Thanks: To our collaborator, Javier Pelaz Baci, member of 4AeS, who has furnished us with a great part of the photographs and information contained in this file.
- Chosen by St. Toribio as his cenobitic retreat. He was the founder of the Monastery of St. Martín de Turieno in the 6th century
- It estimates that in the 8th century added the part constructed in chairs .
La Liébana -ancient Liebanensis and important appendix of Santillana's Asturias- is one of the regions of Cantabria
with more age-old history. In the 8th century it was a cultural centre that shone due to the presence of tycoons, monks and clergymen that looked for shelter in this valley protected by important natural borders, like the Picos de Eurpa, the Palentian Mountain and Peña Sagra, before the Muslim invader, and blessed with a Mediterranean microclimate that makes an orchard of those lands.
At the beginnings of the Reconquest a vast group of monasteries throughout the region watered by the river Deva was built, standing out among them St. Martín de Turieno, known later as St. Toribio de Liébana. Beato de Liébana was prior of this monastery by the end of the 8th century, a reknown theologist and polemicist, author of the Comments on Apocalypsis, an unequalled work during the Middle Ages, and today of worldwide importance for having included in all calligraphic copies created in the monastic scriptorium, images known under the surname of "Beatos".
Several chapels and hermitages arose around the monastery in that period of high religious fervour, that the monks built to be in complete solitude in their religious retreat.
Along the centuries, these personal constructions turned into hermitages under the dedication to a saint from which some relics had been possibly preserved. Thus, most of the religious enclaves found their place in the northern slope of the hill of La Viorna, that later turned into a pilgrimage site for the people of Liébana.
Out of all those constructions, Cueva Santa stands out for its age, chosen by St. Toribio as his cenobitic retreat. He was the founder of the Monastery of St. Martín de Turieno in the 6th century, that as of the 12th century was renamed after him. According to the tradition collected by the monk in 1601, Prudencio de Sandoval signals the following: "... wanting to fight with the enemy alone, he climbed to the top of the hill and in a very hidden place he sculpted a small hermitage where with lots of abstinence, discipline, continuous praying and tears, he reached such a level of perfection, that God granted him singular favours ...". Another very much deeply rooted tradition among the natives refers that the saint, not knowing where to build the monastery, climbed to the top of La Viorna hill and tossed his stick to the abyss saying: "Wherever falls my staff, there my dwelling shall be". Said and done. Do not confuse this saint, who was bishop of Palencia with another Toribio, from Astorga, who was also a saint. This one was sent to Jerusalem by the pope St. León the First. He got back loaded with important relics, among those, a piece of the left arm of the Cross of Christ, the Lignum Crucis. In view of the danger of the razzias of Muslims in the city of Astorga, they brought it to this remote place of the region of Liébana, where it has been preserved in the mentioned monastery until now.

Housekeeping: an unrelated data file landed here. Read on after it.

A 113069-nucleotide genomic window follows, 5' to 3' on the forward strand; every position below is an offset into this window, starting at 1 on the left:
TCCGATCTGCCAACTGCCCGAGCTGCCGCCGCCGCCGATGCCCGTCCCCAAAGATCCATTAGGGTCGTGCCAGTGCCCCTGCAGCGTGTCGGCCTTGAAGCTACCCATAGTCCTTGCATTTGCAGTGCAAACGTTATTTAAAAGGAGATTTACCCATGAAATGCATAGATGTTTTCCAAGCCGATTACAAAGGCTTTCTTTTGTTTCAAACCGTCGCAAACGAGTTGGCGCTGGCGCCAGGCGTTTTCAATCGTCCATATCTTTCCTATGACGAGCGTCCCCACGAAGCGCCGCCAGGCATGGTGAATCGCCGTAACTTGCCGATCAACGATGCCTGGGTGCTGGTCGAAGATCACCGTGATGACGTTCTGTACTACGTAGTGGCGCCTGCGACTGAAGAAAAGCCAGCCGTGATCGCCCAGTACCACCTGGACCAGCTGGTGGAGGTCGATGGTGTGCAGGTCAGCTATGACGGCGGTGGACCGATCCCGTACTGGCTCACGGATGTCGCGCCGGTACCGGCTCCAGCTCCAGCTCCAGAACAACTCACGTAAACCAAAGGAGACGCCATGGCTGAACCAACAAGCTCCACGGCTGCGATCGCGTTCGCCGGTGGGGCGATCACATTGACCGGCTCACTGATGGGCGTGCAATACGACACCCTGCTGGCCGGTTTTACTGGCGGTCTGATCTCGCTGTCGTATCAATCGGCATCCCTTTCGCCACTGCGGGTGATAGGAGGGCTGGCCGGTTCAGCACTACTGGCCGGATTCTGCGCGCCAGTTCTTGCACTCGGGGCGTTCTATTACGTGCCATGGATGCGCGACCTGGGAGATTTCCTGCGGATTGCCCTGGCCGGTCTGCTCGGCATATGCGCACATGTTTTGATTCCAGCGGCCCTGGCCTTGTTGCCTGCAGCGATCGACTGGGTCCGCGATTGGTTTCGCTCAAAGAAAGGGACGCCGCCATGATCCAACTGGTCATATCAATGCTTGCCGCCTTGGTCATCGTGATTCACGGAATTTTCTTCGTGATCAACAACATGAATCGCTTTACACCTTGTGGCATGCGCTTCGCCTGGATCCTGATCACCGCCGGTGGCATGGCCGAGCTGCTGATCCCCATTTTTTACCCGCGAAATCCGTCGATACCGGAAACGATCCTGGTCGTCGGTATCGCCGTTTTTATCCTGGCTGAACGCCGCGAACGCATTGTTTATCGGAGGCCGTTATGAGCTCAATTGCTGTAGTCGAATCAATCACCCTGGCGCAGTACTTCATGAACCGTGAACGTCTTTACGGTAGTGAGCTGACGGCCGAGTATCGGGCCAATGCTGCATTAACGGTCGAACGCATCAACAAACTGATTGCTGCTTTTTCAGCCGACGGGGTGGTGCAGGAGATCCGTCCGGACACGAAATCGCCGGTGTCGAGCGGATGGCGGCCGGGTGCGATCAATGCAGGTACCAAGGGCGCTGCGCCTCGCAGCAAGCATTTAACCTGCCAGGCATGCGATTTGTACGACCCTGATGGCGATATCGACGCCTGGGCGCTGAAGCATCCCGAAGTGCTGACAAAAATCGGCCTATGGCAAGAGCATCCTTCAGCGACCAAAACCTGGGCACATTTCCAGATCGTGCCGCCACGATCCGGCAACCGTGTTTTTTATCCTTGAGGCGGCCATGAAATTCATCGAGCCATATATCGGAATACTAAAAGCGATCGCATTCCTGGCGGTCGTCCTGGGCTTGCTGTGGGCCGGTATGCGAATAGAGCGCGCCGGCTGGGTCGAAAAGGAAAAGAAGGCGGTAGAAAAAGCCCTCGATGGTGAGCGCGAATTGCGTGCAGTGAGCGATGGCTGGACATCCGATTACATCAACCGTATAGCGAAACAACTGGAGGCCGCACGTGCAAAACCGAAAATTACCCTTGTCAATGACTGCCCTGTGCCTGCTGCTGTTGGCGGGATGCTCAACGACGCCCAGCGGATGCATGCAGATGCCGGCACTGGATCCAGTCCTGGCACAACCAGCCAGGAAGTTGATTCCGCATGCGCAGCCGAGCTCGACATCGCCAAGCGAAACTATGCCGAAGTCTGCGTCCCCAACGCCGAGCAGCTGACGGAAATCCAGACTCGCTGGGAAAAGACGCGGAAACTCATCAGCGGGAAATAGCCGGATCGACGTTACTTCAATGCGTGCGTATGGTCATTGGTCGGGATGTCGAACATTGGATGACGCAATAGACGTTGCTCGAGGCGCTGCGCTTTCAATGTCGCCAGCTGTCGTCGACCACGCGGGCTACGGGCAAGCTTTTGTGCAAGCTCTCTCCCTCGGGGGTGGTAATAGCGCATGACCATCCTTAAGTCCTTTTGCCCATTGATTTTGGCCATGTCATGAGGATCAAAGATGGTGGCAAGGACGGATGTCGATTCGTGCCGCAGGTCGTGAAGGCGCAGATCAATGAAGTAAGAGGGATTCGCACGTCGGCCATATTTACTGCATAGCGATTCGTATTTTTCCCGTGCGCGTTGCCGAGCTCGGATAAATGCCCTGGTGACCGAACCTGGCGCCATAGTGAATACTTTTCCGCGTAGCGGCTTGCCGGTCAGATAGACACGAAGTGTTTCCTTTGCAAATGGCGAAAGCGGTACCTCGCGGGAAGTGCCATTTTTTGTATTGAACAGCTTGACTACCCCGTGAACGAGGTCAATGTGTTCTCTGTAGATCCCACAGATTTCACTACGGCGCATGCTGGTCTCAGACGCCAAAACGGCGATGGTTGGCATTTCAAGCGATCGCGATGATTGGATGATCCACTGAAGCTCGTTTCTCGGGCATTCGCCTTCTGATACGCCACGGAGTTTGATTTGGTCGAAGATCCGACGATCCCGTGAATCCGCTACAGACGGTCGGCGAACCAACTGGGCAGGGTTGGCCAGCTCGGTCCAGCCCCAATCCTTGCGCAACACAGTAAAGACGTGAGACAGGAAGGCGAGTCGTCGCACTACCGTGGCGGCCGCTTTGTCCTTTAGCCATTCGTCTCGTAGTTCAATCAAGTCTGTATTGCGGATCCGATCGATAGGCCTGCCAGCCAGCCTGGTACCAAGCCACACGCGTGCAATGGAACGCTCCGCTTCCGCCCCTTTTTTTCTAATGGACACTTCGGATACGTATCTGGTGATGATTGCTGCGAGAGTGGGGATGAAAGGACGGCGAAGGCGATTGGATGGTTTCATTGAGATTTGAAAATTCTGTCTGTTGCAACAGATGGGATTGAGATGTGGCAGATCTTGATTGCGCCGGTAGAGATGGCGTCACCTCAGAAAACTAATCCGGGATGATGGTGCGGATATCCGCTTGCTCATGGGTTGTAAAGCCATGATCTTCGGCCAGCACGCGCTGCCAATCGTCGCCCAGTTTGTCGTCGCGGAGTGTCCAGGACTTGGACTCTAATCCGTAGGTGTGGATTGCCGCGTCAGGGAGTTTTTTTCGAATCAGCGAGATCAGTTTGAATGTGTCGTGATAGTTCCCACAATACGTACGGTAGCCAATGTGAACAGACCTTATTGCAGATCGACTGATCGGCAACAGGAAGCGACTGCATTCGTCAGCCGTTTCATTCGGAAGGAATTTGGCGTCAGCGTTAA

he Holy Cave is located at around the half of the northern slope of the Viorna hill. It is a humble building that takes advantage of a natural grotto. It has two floors. The entrance to the first floor is done through a rough door with semicircular arch with four dossoirs. In some of these, several signs may be seen: a cross pommée, triangles and mountains. The arch rests upon rough cymatiums supported by monolithic jambs. The living space, to be used as a cell, has a rectangular shape with a wall formed by the rock itself and the other one, with no chipped off ashlars except the ones in the corners. In the wall opposite the entrance there is a small rectangular window, key hole shaped, framed with porous stone. Large slabs cover the roof giving it a megalithic look. The access to the upper floor is through a ramp. It seems it was conceived as a chapel. Today only the hamlet remains, although during the tidying up works achieved in the building in 1991, several ashlars were discovered that might have belonged to the iconostasis.
Acording to García Guinea "the looks of the Holy Cave lead us to consider it Pre Romanesque, from the 9th or 10th centuries, for some concomitance with the Astur style, so close in space and in time, related politically, religiously and economically".
Other interesting information
Location: Located in the vicinity of the Monastery of the St. Toribio de Liébana, on the northern slope of the Viorna hill, municipal district of Camaleño, region of Liébana, province of Cantabria. GPS coordinates: 43° 9' 1,20"N 4° 39' 15,62"O.
Access: Starting in Potes, direction Fuente-De, kilometre 1, is found the detour to the monastery of St. Tribio. From the western side of the monastery begins a dirt track that takes you to the Hermitage of St. Catalina. Around 500 m far, there is a junction with a sign indicating the direction to Cueva Santa, equidistant at 1.5 Km. The route can only be done on foot; it is a short walk on uneven ground.
El monasterio de Santo Toribio de Liébana. García Guinea, M.A. Editorial Everest
El Románico en Cantabria. García Guinea, M.A. Editorial ESTVDIO. Santander 1991, pp 145-152.
Caminar por Liébana. García Palomo, A. Editorial ESTVUDIO. Santander 1995, pp 77-80.
Ermitas del monasterio de Santo Toribio. Campuzano Ruiz, E. y Bohígas Roldán, R. "La Revista de Cantabria" (Enero-Marzo 2007). Publicada por Caja Cantabria.